Skip to main page content
Access keys NCBI Homepage MyNCBI Homepage Main Content Main Navigation
Review
, 33 (5), 309-18

The Role of Cardiac Biomarkers in the Diagnosis and Management of Patients Presenting With Suspected Acute Coronary Syndrome

Affiliations
Review

The Role of Cardiac Biomarkers in the Diagnosis and Management of Patients Presenting With Suspected Acute Coronary Syndrome

Eric Christenson et al. Ann Lab Med.

Abstract

Myocardial infarction (MI) is the leading cause of death in the developed world. Biomarkers have an essential role in diagnosis, risk stratification, guiding management and clinical decision making in the setting of patients presenting with signs and symptoms of MI. Cardiac troponin (cTn) rose to prominence during the 1990s and has evolved to be the cornerstone for diagnosis of MI. The current criteria for MI diagnosis include a rise and/or fall in cTn with at least one value above the 99th percentile of the upper reference limit. Along with cTn, the natriuretic peptides B-type natriuretic peptide (BNP) and amino-terminal proBNP (NT-proBNP) have an important role in determining prognosis and guiding management. As assays for cTn have been evolved that are capable of reliably detecting smaller and smaller quantities in the blood, a dilemma has emerged as to how to use this new information. Several studies have attempted to answer this question and have shown that these lower concentrations of cTn have important prognostic significance and, more importantly, that intervention in these patients leads to improved clinical outcomes. New algorithms incorporating BNP, NT-proBNP, and more sensitive cTn assays hold promise for more rapid diagnosis or rule-out of MI, allowing for appropriate management steps to be initiated and more efficient and effective utilization of healthcare resources.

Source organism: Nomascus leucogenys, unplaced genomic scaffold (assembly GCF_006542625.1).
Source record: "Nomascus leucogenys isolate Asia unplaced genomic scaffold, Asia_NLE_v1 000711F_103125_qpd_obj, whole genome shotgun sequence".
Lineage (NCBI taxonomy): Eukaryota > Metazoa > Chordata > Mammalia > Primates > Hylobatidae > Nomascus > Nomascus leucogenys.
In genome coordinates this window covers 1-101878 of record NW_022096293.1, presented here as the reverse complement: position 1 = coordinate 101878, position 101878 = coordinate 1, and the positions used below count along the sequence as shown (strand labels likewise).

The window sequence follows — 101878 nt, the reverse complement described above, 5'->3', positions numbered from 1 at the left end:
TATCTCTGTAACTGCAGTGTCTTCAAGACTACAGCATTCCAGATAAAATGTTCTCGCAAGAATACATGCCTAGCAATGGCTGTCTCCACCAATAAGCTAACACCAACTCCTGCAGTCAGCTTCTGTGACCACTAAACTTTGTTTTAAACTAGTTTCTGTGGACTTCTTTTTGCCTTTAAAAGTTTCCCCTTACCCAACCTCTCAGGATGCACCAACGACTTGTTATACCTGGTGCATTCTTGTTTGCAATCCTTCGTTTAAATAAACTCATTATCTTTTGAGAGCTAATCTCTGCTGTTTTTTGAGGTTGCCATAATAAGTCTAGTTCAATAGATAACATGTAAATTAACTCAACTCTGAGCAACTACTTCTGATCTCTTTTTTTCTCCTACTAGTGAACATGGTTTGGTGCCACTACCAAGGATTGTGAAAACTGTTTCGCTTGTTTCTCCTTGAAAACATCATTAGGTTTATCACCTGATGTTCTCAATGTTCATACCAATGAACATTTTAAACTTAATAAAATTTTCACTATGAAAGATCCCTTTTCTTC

Keywords: BNP; Cardiac biomarkers; Cardiac troponin I; Cardiac troponin T; Management; Myocardial infarction.

Conflict of interest statement

No potential conflicts of interest relevant to this article were reported.

Figures

Fig. 1
Fig. 1
Classification of myocardial infarction based on the third universal definition of myocardial infarction. Adapted with permission from J Am Coll Cardiol 2012;60:1581-8.
Fig. 2
Fig. 2
Definition of myocardial infarction. Adapted with permission from J Am Coll Cardiol 2012;60:1581-8.
Fig. 3
Fig. 3
Implementation of a sensitive cardiac troponin I assay and risk of recurrent myocardial infarction and death in patients with suspected acute coronary syndrome. Adapted with permission from JAMA 2011;305:1210-6.
Fig. 4
Fig. 4
Utility of relative (panel A) and absolute changes (panel B) in cardiac troponin concentrations in the early diagnosis of acute myocardial infarction. Adapted with permission from Circulation 2011; 124:136-45.

Similar articles

See all similar articles

Cited by 5 articles

References

    1. Lloyd-Jones D, Adams R, Carnethon M, De Simone G, Ferguson TB, Flegal K, et al. Heart disease and stroke statistics--2009 update: a report from the American Heart Association Statistics Committee and Stroke Statistics Subcommittee. Circulation. 2009;119:480–486. - PubMed
    1. Morrow DA, Cannon CP, Jesse RL, Newby LK, Ravkilde J, Storrow AB, et al. National Academy of Clinical Biochemistry Laboratory Medicine Practice Guidelines: clinical characteristics and utilization of biochemical markers in acute coronary syndromes. Circulation. 2007;115:e356–e375. - PubMed
    1. Thygesen K, Alpert JS, Jeffe AS, Simoons ML, Chaitman BR, White HD, et al. Third universal definition of myocardial infarction. J Am Coll Cardiol. 2012;60:1581–1598. - PubMed
    1. Thygesen K, Alpert JS, White HD Joint ESC/ACCF/AHA/WHF Task Force for the Redefinition og Myocardial Infarction. Universal definition of myocardial infarction. J Am Coll Cardiol. 2007;50:2173–2195. - PubMed
    1. Babuin L, Jaffe AS. Troponin: the biomarker of choice for the detection of cardiac injury. CMAJ. 2005;173:1191–1202. - PMC - PubMed
Feedback